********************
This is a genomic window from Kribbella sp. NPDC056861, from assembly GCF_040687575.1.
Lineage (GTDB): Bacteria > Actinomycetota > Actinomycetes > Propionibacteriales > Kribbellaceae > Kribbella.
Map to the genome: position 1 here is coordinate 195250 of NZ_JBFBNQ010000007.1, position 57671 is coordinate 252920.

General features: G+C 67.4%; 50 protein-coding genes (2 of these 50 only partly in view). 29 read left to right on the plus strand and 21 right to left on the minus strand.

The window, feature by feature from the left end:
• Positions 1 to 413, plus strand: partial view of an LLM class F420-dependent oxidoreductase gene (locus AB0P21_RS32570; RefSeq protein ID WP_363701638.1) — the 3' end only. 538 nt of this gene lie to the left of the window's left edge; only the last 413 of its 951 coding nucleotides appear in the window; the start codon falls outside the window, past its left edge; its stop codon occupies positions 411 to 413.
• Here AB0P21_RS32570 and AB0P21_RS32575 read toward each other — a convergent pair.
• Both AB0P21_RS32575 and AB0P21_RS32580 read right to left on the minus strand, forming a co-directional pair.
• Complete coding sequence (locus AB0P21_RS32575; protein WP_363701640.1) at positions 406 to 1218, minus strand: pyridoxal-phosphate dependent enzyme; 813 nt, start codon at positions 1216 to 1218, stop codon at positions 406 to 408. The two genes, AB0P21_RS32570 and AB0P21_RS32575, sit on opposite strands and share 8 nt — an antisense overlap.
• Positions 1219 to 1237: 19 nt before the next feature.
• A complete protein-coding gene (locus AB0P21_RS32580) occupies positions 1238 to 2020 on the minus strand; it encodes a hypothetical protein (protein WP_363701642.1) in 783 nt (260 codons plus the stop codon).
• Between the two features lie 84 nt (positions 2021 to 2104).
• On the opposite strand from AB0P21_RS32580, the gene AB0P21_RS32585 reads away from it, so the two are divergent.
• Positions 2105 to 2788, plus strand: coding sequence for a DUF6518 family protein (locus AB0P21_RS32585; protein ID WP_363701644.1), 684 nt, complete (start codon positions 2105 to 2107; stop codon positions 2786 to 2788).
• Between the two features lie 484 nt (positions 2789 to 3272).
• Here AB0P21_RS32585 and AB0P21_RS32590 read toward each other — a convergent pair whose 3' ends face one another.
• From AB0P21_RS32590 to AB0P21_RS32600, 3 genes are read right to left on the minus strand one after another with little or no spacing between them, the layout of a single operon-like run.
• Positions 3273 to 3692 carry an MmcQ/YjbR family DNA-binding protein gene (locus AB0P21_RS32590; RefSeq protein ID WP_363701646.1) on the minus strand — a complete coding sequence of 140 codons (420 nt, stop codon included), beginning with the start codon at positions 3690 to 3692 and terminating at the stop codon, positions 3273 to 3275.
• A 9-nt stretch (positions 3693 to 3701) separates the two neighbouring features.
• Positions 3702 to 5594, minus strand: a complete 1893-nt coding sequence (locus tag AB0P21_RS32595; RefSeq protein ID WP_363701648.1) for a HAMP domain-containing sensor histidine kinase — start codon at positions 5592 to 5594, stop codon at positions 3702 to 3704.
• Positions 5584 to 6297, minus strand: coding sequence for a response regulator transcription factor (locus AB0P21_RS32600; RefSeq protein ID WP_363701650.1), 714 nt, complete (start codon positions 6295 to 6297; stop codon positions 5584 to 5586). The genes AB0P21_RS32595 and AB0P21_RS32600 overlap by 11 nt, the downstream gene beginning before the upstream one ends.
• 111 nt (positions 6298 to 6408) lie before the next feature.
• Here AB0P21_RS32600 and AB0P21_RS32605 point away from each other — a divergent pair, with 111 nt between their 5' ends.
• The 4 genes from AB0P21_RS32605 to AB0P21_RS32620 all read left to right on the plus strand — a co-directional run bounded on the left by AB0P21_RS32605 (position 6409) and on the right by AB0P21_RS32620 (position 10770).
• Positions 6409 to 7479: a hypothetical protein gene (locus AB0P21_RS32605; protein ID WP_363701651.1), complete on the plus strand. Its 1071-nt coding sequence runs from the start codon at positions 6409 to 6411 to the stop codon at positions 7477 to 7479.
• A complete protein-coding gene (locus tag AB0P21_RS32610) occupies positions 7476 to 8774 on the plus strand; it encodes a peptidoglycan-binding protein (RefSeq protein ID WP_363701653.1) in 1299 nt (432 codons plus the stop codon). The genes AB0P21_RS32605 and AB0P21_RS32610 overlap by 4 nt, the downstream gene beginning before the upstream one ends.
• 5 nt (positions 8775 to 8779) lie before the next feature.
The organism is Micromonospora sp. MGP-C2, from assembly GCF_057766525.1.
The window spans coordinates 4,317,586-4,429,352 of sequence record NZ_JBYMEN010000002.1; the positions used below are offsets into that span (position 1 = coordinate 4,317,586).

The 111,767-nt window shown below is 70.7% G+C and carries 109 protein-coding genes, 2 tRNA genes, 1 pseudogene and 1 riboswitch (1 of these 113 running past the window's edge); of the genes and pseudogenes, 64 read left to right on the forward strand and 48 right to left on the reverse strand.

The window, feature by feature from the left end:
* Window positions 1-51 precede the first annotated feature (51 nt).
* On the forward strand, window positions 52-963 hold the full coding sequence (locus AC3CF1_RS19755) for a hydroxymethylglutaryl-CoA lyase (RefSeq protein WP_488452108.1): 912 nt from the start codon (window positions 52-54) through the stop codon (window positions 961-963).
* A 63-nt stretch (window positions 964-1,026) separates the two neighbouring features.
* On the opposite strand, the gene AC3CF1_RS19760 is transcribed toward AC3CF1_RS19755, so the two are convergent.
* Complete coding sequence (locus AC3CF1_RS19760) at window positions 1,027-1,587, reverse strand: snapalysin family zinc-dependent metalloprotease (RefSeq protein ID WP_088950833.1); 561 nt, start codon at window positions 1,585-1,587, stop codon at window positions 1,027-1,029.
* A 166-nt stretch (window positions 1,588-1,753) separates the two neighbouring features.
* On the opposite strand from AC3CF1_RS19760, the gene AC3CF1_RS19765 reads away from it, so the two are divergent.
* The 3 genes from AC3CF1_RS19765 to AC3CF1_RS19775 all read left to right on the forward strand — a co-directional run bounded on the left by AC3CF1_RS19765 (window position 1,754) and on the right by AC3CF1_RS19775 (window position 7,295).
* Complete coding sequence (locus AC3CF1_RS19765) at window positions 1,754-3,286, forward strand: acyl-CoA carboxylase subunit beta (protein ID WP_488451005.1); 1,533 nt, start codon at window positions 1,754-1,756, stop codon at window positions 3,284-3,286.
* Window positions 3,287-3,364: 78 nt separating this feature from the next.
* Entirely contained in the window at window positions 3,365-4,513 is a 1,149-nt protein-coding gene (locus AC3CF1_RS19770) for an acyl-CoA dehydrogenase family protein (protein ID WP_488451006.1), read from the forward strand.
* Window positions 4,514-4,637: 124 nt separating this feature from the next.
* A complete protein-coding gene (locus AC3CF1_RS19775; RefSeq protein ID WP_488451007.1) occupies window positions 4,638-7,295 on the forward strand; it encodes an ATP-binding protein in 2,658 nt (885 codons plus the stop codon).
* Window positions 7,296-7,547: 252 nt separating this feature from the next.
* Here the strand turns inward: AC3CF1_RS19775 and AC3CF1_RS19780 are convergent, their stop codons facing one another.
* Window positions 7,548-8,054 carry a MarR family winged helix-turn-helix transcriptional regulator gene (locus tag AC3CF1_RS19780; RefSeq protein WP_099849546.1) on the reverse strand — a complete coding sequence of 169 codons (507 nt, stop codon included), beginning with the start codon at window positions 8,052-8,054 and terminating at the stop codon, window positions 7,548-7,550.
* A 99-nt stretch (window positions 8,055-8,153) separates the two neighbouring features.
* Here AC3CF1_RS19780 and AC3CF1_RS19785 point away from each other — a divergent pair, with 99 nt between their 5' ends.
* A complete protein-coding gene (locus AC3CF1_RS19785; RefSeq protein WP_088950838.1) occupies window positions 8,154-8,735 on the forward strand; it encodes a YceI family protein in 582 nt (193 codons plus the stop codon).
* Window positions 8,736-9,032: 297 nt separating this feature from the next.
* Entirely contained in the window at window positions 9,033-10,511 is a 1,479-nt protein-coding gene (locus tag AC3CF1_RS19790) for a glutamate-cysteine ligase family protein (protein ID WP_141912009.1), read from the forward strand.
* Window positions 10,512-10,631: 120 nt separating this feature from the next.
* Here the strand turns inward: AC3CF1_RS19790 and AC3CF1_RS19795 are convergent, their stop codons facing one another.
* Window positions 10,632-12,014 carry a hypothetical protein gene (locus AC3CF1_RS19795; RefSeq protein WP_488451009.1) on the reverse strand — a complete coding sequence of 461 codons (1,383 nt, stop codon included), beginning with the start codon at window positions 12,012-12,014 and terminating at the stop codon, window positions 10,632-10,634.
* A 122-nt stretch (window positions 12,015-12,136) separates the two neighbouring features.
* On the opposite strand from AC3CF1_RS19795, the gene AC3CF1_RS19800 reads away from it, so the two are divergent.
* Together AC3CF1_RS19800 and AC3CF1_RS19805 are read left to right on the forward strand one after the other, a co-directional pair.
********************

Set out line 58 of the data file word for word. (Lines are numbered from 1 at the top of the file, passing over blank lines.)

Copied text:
* Together AC3CF1_RS19800 and AC3CF1_RS19805 are read left to right on the forward strand one after the other, a co-directional pair.